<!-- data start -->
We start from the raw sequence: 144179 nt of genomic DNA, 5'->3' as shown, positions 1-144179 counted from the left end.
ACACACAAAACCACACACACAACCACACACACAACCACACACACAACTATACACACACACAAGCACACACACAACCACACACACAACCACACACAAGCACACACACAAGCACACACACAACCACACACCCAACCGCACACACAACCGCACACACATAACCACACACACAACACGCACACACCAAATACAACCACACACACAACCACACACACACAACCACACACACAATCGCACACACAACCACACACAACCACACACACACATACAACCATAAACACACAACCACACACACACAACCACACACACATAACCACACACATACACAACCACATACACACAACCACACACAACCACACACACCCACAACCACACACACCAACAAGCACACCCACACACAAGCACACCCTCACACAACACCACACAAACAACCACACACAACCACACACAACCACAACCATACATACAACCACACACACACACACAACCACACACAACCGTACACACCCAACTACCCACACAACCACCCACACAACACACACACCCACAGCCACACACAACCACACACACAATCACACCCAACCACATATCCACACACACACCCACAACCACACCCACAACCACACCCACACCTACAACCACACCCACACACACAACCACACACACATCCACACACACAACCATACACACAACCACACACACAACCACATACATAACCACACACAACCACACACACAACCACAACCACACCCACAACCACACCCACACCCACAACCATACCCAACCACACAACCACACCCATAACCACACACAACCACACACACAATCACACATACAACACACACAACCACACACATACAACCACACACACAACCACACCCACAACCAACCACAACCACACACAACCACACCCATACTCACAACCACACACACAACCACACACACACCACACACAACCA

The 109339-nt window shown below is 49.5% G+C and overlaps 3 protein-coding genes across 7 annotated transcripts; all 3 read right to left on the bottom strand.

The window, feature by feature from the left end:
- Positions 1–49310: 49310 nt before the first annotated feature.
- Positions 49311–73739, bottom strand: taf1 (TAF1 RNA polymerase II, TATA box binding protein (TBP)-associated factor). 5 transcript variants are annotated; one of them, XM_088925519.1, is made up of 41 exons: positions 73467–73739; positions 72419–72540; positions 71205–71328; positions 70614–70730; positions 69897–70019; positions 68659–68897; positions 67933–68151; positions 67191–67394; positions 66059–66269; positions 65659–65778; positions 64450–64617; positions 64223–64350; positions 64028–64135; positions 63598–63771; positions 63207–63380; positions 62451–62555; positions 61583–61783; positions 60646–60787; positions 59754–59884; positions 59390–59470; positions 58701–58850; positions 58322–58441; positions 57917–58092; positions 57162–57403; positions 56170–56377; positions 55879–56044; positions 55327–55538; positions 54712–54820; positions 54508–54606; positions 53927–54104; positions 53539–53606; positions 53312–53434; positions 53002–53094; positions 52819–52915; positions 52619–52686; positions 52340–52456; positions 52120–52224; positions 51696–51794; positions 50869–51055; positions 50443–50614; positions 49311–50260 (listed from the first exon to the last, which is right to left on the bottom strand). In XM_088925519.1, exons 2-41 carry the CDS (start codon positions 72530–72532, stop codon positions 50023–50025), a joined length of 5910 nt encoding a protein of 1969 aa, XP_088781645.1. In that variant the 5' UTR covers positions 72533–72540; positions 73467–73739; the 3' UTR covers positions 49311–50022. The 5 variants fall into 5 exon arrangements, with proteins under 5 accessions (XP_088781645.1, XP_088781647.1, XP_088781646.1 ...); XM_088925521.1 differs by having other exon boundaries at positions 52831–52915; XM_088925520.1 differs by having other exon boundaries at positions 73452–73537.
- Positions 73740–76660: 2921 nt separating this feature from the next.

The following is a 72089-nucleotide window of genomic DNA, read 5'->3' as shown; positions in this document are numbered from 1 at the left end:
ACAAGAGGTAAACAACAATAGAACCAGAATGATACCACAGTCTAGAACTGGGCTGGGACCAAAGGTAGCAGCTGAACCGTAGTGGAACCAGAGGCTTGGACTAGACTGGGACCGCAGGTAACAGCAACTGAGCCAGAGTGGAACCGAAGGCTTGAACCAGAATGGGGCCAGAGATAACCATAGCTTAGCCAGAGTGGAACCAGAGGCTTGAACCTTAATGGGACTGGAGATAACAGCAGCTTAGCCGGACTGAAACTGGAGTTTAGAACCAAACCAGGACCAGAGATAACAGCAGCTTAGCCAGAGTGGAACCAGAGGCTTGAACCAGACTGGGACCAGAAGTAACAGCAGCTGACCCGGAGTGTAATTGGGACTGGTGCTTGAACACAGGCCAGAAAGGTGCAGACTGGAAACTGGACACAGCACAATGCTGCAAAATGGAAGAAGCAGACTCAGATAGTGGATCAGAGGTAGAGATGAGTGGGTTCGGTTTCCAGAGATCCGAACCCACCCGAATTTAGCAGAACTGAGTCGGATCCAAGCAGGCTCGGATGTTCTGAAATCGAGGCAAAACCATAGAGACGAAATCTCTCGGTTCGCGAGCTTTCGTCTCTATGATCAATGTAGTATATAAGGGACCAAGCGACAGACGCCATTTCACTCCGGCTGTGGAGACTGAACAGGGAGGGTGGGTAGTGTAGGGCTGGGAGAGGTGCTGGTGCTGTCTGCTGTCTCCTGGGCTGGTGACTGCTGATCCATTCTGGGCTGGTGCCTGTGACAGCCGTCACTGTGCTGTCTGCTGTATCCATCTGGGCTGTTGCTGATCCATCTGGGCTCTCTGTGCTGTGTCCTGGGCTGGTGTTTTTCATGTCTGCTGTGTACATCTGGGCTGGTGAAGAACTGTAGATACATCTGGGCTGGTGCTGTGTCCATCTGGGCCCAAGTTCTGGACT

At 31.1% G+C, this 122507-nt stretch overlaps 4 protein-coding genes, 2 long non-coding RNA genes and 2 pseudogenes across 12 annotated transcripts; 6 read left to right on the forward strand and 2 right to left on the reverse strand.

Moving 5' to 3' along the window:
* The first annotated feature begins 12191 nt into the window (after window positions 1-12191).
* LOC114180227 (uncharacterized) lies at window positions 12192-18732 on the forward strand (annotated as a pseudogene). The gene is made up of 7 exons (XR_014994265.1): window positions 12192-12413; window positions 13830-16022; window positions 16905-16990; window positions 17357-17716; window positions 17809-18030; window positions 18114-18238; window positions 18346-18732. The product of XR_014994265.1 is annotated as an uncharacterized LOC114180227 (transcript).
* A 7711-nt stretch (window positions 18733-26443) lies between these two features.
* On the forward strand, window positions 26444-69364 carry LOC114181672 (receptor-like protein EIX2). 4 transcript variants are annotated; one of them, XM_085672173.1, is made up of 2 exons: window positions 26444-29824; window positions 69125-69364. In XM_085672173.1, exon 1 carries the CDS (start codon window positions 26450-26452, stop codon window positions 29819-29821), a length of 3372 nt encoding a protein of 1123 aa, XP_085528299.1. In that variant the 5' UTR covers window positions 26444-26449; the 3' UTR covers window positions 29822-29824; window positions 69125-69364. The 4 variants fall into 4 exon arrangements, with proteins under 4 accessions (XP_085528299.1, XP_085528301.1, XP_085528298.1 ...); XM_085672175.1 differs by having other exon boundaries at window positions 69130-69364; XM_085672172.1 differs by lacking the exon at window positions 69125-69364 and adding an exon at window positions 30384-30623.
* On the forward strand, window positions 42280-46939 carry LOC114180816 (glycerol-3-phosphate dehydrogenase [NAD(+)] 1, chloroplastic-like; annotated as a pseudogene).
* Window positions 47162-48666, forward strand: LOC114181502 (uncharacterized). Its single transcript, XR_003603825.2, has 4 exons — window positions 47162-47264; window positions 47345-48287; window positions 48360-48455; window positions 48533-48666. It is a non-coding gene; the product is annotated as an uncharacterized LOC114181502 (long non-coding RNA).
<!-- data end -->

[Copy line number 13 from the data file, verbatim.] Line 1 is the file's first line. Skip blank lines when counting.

* LOC114180227 (uncharacterized) lies at window positions 12192-18732 on the forward strand (annotated as a pseudogene). The gene is made up of 7 exons (XR_014994265.1): window positions 12192-12413; window positions 13830-16022; window positions 16905-16990; window positions 17357-17716; window positions 17809-18030; window positions 18114-18238; window positions 18346-18732. The product of XR_014994265.1 is annotated as an uncharacterized LOC114180227 (transcript).